The stereoscopic microscope, which is of value in studying abrasions
and alterations since it gives depth, in this case tells me that
there has been nothing of that sort practised. My colour comparison
microscope, which permits the comparison of the ink on two different
documents or two places on one document at the same time, tells me
something. This instrument with new and accurately coloured glasses
enables me to measure the tints of the ink of these signatures with
the greatest accuracy and I can do what was hitherto impossible -=20
determine how long the writing has been on the paper. I should say
it was all very recent, approximately within the last two months
or six weeks, and I believe that whenever the stock may have been
issued it at least was all forged at the same time.
"There isn't time now to go into the thing more deeply, but if it
becomes necessary I can go back to it with the aid of the camera
lucida and the microscopic enlarger, as well as this specially
constructed document camera with lenses certified by the government.
If it comes to a show-down I suppose I shall have to prove my point
with the micrometer measurements down to the fifty-thousandth part
of an inch.
"There is certainly something very curious about these signatures,"
he concluded. "I don't know what measurements would show, but they
are really too good. You know a forged signature may be of two kinds
- too bad or too good. These are, I believe, tracings. If they
were your signature and mine, Walter, I shouldn't hesitate to
pronounce them tracings. But there is always some slight room for
doubt in these special cases where a man sits down and is in the
habit of writing his signature over and over again on one stock or
bond after another. He may get so used to it that he does it
automatically and his signatures may come pretty close to
superimposing. If I had time, though, I think I could demonstrate
that there are altogether too many points of similarity for these
to be genuine signatures. But we've got to act quickly in this
case or not at all, and I see that if I am to get to Atlantic City
to-night I can't waste much more time here. I wish you would keep
an eye on the Hotel Amsterdam while I am gone, Walter, and meet me
here, to-morrow. I'll wire when I'll be back. Good-bye."
It was well along in the afternoon when Kennedy took a train for
the famous seaside resort, leaving me in New York with a roving
commission to do nothing. All that I was able to learn at the
Hotel Amsterdam was that a man with a Van Dyke beard had stung the
office with a bogus check, although he had seemed to come well
recommended. The description of the woman with him who seemed to
be his wife might have fitted either Mrs. Dawson or Adele DeMott.
The only person who had called had been a man who said he
represented the By-Products Company and was the treasurer. He had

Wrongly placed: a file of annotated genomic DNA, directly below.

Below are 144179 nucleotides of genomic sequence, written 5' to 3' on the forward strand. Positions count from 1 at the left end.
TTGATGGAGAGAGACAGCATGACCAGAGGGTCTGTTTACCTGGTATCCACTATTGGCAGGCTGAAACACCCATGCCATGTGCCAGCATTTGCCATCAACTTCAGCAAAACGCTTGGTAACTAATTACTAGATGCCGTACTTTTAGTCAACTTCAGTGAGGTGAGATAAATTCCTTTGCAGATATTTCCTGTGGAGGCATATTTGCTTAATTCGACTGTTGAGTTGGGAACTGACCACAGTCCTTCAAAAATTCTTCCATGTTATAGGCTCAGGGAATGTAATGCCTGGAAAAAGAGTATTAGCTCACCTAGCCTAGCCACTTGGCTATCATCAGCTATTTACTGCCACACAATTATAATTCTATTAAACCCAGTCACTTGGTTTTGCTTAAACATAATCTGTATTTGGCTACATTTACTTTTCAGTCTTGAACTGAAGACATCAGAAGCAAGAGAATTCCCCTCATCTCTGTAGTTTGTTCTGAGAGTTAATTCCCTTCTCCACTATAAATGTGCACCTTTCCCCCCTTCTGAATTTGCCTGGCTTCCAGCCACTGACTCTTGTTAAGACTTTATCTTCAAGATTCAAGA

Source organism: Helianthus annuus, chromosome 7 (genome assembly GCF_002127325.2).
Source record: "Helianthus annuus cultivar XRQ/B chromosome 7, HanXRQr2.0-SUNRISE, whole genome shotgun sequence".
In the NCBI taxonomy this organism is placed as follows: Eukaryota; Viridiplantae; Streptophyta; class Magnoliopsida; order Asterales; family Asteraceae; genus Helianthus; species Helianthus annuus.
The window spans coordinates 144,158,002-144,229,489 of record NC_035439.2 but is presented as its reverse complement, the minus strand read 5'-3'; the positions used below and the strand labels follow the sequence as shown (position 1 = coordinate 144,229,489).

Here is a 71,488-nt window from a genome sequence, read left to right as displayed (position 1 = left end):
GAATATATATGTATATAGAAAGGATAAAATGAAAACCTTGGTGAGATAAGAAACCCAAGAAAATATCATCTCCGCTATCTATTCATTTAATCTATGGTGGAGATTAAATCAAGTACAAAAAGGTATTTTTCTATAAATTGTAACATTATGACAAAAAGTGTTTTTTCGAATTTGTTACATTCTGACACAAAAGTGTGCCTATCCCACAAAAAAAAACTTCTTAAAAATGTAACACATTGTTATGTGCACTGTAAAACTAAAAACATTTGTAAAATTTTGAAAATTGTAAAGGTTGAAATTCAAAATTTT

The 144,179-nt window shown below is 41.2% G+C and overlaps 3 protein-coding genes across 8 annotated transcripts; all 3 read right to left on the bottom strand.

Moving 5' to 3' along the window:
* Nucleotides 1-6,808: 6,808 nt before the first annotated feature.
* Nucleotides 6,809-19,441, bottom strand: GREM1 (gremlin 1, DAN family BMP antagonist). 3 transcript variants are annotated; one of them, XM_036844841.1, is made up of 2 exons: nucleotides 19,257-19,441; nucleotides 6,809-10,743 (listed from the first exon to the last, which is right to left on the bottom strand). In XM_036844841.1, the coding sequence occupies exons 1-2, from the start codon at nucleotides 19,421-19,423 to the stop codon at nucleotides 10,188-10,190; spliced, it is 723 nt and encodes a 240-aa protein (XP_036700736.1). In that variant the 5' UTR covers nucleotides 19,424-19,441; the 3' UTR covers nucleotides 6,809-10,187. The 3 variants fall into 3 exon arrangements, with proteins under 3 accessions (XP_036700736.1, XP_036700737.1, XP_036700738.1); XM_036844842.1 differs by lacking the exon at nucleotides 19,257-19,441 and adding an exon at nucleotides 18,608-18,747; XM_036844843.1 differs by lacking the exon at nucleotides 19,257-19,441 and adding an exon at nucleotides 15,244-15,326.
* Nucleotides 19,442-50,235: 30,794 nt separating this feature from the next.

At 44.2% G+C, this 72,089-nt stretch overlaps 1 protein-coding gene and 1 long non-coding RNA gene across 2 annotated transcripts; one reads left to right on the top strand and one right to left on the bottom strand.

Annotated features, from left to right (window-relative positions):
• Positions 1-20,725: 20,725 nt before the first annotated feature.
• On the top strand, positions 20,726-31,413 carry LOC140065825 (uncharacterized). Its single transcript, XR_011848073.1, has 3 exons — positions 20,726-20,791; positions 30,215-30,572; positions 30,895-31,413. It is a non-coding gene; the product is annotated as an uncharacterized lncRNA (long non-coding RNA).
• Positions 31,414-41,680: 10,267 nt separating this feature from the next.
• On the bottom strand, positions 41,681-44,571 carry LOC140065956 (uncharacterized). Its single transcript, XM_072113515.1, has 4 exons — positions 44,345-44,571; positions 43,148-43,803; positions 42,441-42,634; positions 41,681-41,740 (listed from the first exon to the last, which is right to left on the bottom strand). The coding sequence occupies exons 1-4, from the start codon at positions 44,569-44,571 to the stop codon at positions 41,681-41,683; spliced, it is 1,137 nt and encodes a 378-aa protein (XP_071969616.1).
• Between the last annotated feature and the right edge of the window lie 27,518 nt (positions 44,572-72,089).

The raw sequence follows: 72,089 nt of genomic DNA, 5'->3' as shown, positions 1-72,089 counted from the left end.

questioned the hotel people rather closely about the whereabouts
of the couple who had paid their expenses with the worthless slip
of paper. It was not difficult to infer that this man was Carroll
who had been hot on the trail, especially as he said that he
personally would see the check paid if the hotel people would keep
a sharp watch for the return of the man who had swindled them.
Kennedy wired as he promised and returned by an early train the
He seemed bursting with news. "I think I'm on the trail," he
cried, throwing his grip into a corner and not waiting for me to
ask him what success he had had. "I went directly to the Lorraine
and began frankly by telling them that I represented the By-Products
Company in New York and was authorised to investigate the bad check
which they had received. They couldn't describe Dawson very well
- at least their description would have fitted almost any one.
One thing I think I did learn and that was that his disguise must
include a Van Dyke beard. He would scarcely have had time to grow
one of his own and I believe when he was last seen in Chicago he
"But," I objected, "men with Van Dyke beards are common enough."
Then I related my experience at the Amsterdam.
"The same fellow," ejaculated Kennedy. "The beard seems to have
covered a multitude of sins, for while every one could recall
that, no one had a word to say about his features. However,
Walter, there's just one chance of making his identification sure,
and a peculiar coincidence it is, too. It seems that one night
this man and a lady who may have been the former Miss Sanderson,
though the description of her like most amateur descriptions
wasn't very accurate, were dining at the Lorraine. The Lorraine
is getting up a new booklet about its accommodations and a
photographer had been engaged to take a flashlight of the
dining-room for the booklet.
"No sooner had the flash been lighted and the picture taken than
a man with a Van Dyke beard - your friend of the Amsterdam, no
doubt, Walter, - rushed up to the photographer and offered him
fifty dollars for the plate. The photographer thought at first it
was some sport who had reasons for not wishing to appear in print
in Atlantic City, as many have. The man seemed to notice that the